Does the "state Trojan" encroach on basic rights?

The German government passed a law on Thursday allowing authorities to install surveillance software on private computers and smartphones. The debate on this controversial issue started only shortly before the vote. German commentators are incensed.

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Süddeutsche Zeitung (DE) /

An invasion of privacy

For the Süddeutsche Zeitung not just the lack of debate but the law itself is scandalous:

“We're talking about an unprecedented encroachment on individual rights. The planned law has science-fiction-like aspects, it paves the way for mind-reading: computers and mobile phones can be turned into spying tools without the person in question knowing about it. … The state reads what you read. And the state can also switch on the microphone and the webcam on your PC. Compared with these new options, the large-scale bugging operation which was the subject of so much bitter debate and struggle is laughable. The computer attack is far, far more comprehensive. It's not just an attack, it's an invasion of privacy - and an invasion of the basic law.”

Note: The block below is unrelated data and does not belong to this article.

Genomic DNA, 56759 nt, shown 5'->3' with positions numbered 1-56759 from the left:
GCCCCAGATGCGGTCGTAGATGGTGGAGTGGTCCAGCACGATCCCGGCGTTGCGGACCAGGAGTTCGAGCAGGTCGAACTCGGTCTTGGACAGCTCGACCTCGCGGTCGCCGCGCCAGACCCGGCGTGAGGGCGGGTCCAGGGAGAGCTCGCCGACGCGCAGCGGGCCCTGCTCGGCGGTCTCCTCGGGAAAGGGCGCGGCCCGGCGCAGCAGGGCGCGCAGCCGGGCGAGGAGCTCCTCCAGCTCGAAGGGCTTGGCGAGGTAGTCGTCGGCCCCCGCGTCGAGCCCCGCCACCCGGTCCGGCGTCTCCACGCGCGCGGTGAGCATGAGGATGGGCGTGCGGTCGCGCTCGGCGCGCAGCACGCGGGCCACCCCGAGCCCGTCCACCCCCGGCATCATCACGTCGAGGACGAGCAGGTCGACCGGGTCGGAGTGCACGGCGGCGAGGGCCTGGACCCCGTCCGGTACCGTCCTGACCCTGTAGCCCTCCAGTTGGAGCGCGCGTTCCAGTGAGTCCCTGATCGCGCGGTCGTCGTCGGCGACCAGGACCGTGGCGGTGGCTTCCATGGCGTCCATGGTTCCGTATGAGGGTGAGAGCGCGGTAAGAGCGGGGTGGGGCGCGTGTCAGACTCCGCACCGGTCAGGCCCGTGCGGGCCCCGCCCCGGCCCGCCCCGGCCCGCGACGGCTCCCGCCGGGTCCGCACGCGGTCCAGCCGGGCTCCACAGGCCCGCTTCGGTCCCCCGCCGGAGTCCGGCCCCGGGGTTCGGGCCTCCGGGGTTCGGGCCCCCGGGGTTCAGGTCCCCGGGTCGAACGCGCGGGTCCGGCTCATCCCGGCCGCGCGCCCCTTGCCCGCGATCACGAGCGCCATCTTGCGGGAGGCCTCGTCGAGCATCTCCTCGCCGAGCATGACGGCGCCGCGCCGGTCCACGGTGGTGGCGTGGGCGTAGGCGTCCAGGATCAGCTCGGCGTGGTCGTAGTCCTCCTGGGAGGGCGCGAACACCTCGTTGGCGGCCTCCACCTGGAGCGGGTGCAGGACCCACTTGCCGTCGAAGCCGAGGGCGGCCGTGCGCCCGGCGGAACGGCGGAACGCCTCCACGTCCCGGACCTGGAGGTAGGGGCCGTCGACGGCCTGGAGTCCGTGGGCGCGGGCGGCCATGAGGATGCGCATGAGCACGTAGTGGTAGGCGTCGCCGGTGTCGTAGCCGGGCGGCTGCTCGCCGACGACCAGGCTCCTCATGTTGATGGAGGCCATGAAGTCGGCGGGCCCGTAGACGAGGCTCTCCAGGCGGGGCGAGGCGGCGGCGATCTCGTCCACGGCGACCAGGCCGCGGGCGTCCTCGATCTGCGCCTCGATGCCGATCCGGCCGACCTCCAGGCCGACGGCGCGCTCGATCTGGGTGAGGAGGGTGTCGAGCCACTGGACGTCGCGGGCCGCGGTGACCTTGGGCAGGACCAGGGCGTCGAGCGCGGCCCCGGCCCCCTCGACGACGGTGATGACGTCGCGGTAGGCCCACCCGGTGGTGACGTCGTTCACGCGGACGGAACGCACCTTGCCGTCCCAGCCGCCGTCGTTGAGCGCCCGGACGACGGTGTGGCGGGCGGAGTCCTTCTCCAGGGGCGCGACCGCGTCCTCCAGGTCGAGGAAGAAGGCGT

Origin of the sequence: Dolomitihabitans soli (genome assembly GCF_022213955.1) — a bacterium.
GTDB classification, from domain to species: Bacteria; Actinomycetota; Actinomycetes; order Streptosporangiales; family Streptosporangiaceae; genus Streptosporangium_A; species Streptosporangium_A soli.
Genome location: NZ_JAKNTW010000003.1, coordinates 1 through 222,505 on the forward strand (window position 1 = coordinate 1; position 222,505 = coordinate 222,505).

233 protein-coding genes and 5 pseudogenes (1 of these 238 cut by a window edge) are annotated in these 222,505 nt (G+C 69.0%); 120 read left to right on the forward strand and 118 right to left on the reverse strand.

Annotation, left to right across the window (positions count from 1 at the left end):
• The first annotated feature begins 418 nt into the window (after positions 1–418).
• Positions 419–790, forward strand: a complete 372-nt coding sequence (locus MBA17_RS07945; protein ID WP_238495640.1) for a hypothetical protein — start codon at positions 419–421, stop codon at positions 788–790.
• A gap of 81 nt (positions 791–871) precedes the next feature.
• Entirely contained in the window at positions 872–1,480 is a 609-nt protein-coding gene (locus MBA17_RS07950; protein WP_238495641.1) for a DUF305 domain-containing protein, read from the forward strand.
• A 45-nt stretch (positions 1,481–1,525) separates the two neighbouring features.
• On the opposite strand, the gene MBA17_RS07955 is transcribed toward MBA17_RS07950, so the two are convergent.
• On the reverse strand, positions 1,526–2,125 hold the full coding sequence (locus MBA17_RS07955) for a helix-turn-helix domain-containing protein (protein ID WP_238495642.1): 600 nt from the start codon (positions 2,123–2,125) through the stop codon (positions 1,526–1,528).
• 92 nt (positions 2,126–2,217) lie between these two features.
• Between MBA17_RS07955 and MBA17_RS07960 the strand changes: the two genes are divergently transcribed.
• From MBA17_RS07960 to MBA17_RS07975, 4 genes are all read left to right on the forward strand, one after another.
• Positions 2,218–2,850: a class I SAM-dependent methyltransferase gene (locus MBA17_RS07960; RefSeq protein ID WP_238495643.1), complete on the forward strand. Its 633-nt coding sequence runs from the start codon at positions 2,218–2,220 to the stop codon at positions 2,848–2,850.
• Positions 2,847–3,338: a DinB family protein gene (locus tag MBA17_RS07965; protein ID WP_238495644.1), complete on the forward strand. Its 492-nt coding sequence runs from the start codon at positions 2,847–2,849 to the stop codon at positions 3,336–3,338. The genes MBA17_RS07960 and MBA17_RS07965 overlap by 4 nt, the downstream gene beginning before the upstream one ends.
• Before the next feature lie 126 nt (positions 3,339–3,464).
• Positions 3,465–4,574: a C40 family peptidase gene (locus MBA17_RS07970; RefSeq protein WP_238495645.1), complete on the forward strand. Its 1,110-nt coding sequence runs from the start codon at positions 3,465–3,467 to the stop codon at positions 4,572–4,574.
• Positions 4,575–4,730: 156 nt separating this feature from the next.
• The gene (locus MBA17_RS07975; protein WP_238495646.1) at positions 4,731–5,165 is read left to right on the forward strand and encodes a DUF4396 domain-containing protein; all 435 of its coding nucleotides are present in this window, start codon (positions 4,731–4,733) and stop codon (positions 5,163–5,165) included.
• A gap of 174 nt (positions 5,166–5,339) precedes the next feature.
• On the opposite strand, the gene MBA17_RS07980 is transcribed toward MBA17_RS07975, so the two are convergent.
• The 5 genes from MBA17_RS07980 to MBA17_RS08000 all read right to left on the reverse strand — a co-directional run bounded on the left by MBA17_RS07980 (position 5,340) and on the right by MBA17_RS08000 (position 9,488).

Deutschlandfunk (DE) /

No reason for this rush job

Deutschlandfunk wonders how a law with such far-reaching consequences could be rushed through parliament without prior discussion:

“Yes, it's a problem for prosecutors when they don't have access to suspects' telecommunications. Yes, it's a problem for them and thus for society when they can't do their job properly. And yes, it's also true that criminals don't really care whether law enforcement agencies can do their job or whether their activities are compatible with the legal situation. However: there was no reason for this rush job - there was no reason to push through this law before the summer holidays without proper discussion. … The chosen parliamentary procedure has exposed a massive security gap - a security gap in parliamentary protection of basic rights.”